When only patterned wafers are to be inspected, an alternative defect inspection system 150 of FIG. 6A may be used. In FIG. 6A, the illumination beams 22, 24, computer 62 and the mechanisms for moving the wafer have been omitted to simplify the figure. As shown in FIG. 6A, scattered radiation collected by lens 38 and by mirror 52 are reflected by mirror 112′ towards an arrangement of optical fibers 152 which is shown more clearly in cross-section in FIG. 6B. As shown in FIG. 6B, arrangement 152 includes a ring of fibers 82 conveying scattered radiation collected by lens 38 and a ring of fibers 72 conveying scattered radiation collected by mirror 52. As before, each of the fibers 72, 82 may be connected to a separate detector or a detecting unit of a multi-unit detector.
While a single ring of detectors are shown in FIGS. 4 and 5B, multiple rings may be employed such as that shown in FIG. 3A. The optically transmissive cores of optical fibers that are located adjacent to each other in each of the two arrangements 70, 70′, 80 are separated from each other by the claddings that envelope the cores so that crosstalk between adjacent cores is reduced. Obviously, optical channels other than fibers may be used and are within the scope of this invention. Where such channels do not include separators such as the cladding in the case of optical fibers, other optical separators may be employed to reduce crosstalk.
Systems 100 and 150 of FIGS. 5A and 6A are particularly advantageous for distinguishing between micro-scratches and particles. The scattering pattern due to a micro-scratch gives the highest concentration of energy and greatest detection uniformity when illuminated normally and captured in the near normal or narrow channel collected by lens 38. The unique signature of the scratch in the form of an elongated pattern in the far-field, allows for a simple method of classification. Therefore, if the eight or more fibers 82 arranged in a ring format is placed in the path of the hollow cone of light focused by lens 38 towards fibers 82 as diverted by beamsplitter 106, where the outputs of these fibers are directed onto a multi-channel detector or an array of individual detectors, by a simple process of comparing the signals obtained through any two diagonally opposed fibers relative to the signals in the remaining fibers, the presence of the micro-scratch is obtained. When illuminated obliquely, micro-scratches result in scattering patterns which can be distinguished from those due to particles, by using the multiple detection channels that were described above in conjunction with pattern inspection, viz. multiple fiber units 70 and 70′. In both the wide and narrow channels, it is also possible to place individual detectors or multi-element detecting systems directly in the path of the converging hollow cone of light, rather than individual optical fibers.
In the manner described above, the collection space for scattered radiation from the surface may be segmented in the azimuthal directions. In a similar manner, the collection space for scattered radiation from the surface may be segmented in the elevation directions as well, which are defined by the elevation angles of such directions relative to the surface inspected. For example, the elevation collection angles of fibers 82 (e.g. 82 a in FIG. 5A) are different from those of fibers 72 (e.g. 72 a in FIG. 5A), and elevation collection angles of the inner ring of fibers 72 in FIG. 3A are different from those of fibers 72 in the outer ring.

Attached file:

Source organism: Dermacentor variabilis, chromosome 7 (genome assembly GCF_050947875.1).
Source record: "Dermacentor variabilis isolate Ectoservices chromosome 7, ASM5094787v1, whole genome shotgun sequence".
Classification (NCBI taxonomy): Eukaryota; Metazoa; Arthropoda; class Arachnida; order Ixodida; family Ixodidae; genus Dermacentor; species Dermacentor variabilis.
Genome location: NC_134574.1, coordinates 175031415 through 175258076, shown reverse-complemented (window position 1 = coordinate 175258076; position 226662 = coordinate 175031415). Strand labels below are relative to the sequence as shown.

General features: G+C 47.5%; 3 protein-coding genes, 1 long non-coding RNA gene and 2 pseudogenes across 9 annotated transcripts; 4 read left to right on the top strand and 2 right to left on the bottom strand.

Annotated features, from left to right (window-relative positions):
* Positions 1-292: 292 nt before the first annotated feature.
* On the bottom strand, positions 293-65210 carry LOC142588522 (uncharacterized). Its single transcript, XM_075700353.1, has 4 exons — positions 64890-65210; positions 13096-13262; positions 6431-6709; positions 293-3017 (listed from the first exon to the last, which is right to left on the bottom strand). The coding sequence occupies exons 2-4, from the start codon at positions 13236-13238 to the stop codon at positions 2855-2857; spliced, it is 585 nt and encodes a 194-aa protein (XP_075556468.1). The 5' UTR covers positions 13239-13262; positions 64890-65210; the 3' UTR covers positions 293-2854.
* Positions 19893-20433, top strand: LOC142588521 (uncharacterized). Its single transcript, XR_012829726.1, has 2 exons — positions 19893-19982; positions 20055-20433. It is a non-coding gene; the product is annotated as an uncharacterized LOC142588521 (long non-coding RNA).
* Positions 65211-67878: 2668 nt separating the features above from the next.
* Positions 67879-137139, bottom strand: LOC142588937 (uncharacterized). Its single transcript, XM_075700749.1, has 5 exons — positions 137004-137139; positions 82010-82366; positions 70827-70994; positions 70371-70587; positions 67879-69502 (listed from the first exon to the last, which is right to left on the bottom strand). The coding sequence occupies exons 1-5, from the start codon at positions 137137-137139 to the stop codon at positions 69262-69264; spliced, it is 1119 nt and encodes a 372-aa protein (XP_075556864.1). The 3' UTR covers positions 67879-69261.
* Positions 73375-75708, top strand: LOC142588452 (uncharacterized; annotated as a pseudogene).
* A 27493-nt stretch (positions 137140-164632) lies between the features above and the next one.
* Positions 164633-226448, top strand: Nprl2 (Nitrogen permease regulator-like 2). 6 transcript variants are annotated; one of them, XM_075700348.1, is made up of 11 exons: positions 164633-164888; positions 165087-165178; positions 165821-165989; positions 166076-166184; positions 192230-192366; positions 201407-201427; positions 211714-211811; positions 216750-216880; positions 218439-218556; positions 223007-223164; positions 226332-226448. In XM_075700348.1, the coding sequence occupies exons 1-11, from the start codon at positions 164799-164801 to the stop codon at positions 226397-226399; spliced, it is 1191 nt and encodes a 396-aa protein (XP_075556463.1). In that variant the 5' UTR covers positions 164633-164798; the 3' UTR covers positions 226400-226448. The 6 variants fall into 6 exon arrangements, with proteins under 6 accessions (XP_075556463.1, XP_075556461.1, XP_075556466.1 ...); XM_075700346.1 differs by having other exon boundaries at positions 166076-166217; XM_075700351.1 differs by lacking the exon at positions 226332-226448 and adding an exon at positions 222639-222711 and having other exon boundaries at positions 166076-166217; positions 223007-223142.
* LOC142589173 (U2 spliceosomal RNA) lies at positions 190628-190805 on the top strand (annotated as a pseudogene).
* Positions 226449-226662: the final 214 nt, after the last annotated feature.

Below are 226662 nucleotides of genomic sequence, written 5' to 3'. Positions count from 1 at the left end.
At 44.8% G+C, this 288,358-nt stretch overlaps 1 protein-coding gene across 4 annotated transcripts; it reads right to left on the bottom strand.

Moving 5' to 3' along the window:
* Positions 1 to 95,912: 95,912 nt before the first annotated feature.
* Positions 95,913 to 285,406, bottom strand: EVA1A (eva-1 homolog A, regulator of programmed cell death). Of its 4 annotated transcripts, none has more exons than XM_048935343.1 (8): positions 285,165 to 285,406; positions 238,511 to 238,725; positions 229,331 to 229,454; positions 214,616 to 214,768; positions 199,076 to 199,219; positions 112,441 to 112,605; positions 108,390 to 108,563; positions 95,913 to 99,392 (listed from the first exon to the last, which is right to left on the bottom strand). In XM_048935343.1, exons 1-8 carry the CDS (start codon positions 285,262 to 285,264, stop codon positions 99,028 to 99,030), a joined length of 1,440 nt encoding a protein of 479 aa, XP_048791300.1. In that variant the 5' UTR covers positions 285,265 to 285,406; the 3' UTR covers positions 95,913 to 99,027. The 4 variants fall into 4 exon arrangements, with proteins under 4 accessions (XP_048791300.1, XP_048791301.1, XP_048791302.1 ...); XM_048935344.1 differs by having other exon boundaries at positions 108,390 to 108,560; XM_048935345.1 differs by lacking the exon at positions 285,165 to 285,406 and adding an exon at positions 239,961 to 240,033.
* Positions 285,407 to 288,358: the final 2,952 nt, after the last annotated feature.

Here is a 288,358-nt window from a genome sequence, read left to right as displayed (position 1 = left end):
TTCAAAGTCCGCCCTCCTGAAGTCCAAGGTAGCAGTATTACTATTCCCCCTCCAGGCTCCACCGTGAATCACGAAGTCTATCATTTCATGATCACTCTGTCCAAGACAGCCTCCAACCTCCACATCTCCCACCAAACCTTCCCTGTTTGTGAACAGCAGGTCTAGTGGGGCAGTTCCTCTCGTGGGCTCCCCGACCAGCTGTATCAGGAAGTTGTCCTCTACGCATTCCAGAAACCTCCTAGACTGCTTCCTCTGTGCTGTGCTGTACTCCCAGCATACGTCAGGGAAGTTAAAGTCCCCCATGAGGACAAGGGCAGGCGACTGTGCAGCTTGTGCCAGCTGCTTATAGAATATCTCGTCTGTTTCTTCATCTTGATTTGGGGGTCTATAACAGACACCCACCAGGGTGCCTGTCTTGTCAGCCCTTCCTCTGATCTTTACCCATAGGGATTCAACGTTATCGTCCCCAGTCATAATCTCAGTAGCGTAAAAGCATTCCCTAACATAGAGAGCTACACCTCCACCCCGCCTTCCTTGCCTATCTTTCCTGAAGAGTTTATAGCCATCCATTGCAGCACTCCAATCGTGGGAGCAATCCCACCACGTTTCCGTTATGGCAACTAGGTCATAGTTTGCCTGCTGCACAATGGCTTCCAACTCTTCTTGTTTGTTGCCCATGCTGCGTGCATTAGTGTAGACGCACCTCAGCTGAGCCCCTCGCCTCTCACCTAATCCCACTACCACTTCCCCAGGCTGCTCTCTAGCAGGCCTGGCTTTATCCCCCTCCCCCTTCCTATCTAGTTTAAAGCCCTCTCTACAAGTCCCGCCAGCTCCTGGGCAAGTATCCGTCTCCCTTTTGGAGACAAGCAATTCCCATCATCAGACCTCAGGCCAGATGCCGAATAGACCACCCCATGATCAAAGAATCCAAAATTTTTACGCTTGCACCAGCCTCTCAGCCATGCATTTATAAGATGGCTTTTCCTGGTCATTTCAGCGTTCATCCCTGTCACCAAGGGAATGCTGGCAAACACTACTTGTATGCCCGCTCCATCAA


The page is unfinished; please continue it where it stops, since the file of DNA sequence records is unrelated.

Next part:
Multiperspective Applied to Surfaces with Pattern
Where systems 100, 150 are used for inspecting wafers with memory cells thereon, the Fourier components in the radiation scattered by the memory array will spin as the wafer is rotated. These components will thus rotate and be at different azimuthal angles about the normal direction 36 of FIGS. 1, 5A and 6A. This means that these Fourier components will be conveyed by different fibers 72, 82 as the wafer is rotated. Since the array of memory cells may have different dimensions in the X and Y directions of the wafer, as the wafer rotates, the number of detectors that are saturated by the Fourier components may change. This can be provided for by knowing the X and Y dimensions of the memory cells so that the number of Fourier diffraction components can be estimated. Alternatively, during an initialization process at the beginning, a learn cycle is performed where the maximum number of Fourier components that need to be eliminated is determined by noting the maximum number of detectors with very strong, or saturated, outputs. During the subsequent measurement after initialization, this number of detector outputs may then be eliminated, where the outputs eliminated are the ones that are saturated or the ones that have the largest values. In the case of a multi-anode PMT, for example, where each anode is used and is connected to a corresponding fiber, cross-talk may be reduced by also eliminating the components adjacent to the detectors having the highest outputs. For example, if the wafer in one position gives three Fourier components, and in another two, the three direct components together with two components adjacent to each would be eliminated for a total of nine detector outputs that are eliminated. This leaves seven useable detector outputs. This number will be maintained regardless of the exact orientation of the wafer. This allows the user to maintain the sizing option for the particles.